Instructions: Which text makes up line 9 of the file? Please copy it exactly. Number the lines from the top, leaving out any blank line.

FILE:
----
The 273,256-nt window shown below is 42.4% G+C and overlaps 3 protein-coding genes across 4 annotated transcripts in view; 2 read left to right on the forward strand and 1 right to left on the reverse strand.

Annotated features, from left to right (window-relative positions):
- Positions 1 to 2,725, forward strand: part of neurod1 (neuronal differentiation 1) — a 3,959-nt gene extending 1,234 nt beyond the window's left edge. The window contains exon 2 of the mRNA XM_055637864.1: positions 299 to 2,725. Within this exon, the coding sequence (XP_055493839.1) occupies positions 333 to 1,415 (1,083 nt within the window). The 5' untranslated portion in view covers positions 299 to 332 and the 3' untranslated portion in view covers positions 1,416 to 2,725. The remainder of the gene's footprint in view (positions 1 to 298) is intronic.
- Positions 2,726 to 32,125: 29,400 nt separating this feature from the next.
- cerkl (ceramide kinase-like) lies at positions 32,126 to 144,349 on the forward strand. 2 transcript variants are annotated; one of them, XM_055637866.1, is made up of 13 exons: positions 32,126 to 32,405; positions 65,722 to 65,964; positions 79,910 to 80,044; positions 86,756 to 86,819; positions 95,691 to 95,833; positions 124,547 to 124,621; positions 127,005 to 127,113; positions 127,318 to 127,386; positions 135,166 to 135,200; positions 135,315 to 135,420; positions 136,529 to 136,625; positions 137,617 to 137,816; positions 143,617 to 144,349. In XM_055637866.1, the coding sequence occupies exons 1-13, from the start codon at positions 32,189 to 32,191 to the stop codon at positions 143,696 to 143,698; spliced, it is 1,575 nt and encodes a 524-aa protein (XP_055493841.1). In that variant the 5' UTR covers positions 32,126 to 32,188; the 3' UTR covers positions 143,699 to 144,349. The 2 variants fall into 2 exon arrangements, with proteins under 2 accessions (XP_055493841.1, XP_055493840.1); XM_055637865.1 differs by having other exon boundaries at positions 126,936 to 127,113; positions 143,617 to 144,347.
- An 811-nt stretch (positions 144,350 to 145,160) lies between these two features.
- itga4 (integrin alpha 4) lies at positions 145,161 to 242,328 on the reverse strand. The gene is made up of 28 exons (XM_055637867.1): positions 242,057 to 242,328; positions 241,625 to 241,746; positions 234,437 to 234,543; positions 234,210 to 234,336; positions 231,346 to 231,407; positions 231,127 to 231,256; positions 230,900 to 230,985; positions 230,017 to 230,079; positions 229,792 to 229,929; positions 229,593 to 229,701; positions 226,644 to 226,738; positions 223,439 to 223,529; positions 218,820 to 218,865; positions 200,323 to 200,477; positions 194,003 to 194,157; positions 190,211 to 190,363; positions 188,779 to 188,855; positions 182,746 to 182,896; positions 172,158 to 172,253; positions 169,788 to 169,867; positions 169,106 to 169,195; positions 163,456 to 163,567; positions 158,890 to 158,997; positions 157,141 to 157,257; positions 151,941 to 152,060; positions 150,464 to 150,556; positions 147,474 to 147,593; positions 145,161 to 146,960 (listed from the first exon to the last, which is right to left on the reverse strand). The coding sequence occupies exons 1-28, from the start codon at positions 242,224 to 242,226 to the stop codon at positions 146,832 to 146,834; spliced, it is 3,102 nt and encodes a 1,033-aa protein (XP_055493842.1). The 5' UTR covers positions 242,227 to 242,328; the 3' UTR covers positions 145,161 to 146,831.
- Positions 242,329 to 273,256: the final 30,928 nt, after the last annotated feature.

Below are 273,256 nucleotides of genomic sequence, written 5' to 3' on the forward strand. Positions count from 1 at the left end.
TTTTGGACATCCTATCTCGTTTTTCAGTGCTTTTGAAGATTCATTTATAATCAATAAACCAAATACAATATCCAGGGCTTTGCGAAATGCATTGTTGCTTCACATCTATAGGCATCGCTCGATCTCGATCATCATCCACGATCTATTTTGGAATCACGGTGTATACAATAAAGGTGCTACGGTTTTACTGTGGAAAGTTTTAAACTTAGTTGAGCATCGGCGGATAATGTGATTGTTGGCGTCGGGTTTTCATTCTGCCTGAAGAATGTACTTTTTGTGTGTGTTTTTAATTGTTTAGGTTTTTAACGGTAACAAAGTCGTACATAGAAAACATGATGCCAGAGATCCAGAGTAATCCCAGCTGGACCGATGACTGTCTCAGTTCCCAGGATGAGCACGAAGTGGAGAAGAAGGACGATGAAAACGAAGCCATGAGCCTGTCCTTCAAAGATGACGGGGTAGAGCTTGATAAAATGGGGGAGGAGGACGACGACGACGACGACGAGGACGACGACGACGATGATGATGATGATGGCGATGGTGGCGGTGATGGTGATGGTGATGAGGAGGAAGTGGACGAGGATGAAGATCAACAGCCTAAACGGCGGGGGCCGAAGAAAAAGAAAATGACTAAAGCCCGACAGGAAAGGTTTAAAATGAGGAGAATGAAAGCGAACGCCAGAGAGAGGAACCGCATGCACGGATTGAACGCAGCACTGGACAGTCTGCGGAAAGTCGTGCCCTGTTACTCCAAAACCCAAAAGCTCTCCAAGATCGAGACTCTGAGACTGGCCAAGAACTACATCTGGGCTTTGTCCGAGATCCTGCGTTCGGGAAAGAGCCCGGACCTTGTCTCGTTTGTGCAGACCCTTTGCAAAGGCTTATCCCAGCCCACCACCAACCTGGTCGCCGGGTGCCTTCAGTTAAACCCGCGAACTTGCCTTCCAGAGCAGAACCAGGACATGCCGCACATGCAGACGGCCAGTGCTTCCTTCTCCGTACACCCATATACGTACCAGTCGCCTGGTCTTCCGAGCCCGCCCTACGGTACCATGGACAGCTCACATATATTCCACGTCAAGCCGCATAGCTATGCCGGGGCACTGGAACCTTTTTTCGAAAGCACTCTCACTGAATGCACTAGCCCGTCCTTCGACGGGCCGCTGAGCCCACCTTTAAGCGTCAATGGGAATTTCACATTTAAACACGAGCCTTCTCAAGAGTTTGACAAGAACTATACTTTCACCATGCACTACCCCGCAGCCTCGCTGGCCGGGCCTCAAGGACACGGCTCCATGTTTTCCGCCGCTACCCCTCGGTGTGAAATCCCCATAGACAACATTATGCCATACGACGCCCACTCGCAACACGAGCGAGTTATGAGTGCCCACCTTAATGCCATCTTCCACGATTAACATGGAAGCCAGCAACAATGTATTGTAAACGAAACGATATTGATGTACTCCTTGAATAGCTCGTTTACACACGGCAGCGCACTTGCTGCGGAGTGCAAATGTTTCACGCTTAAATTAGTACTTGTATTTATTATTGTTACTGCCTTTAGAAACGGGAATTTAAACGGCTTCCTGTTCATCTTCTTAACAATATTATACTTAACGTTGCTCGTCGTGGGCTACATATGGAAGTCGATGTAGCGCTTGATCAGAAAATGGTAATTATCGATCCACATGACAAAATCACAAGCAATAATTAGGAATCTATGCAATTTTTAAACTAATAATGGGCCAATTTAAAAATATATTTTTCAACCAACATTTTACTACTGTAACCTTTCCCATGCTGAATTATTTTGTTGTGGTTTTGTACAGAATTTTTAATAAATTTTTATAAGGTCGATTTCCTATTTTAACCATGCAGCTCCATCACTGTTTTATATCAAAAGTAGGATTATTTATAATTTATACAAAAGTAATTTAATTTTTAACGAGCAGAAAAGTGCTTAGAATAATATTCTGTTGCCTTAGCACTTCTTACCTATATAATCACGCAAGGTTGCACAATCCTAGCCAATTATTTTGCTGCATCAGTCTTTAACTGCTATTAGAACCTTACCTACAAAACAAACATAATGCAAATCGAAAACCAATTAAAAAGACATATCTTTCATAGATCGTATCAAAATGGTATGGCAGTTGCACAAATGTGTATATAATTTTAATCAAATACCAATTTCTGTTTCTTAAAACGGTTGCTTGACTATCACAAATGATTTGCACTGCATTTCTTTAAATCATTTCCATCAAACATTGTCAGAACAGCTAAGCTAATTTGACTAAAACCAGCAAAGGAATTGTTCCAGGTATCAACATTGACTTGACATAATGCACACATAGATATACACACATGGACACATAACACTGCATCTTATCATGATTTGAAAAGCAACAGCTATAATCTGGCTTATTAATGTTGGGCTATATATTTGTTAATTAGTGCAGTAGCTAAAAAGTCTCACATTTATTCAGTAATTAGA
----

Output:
Below are 273,256 nucleotides of genomic sequence, written 5' to 3' on the forward strand. Positions count from 1 at the left end.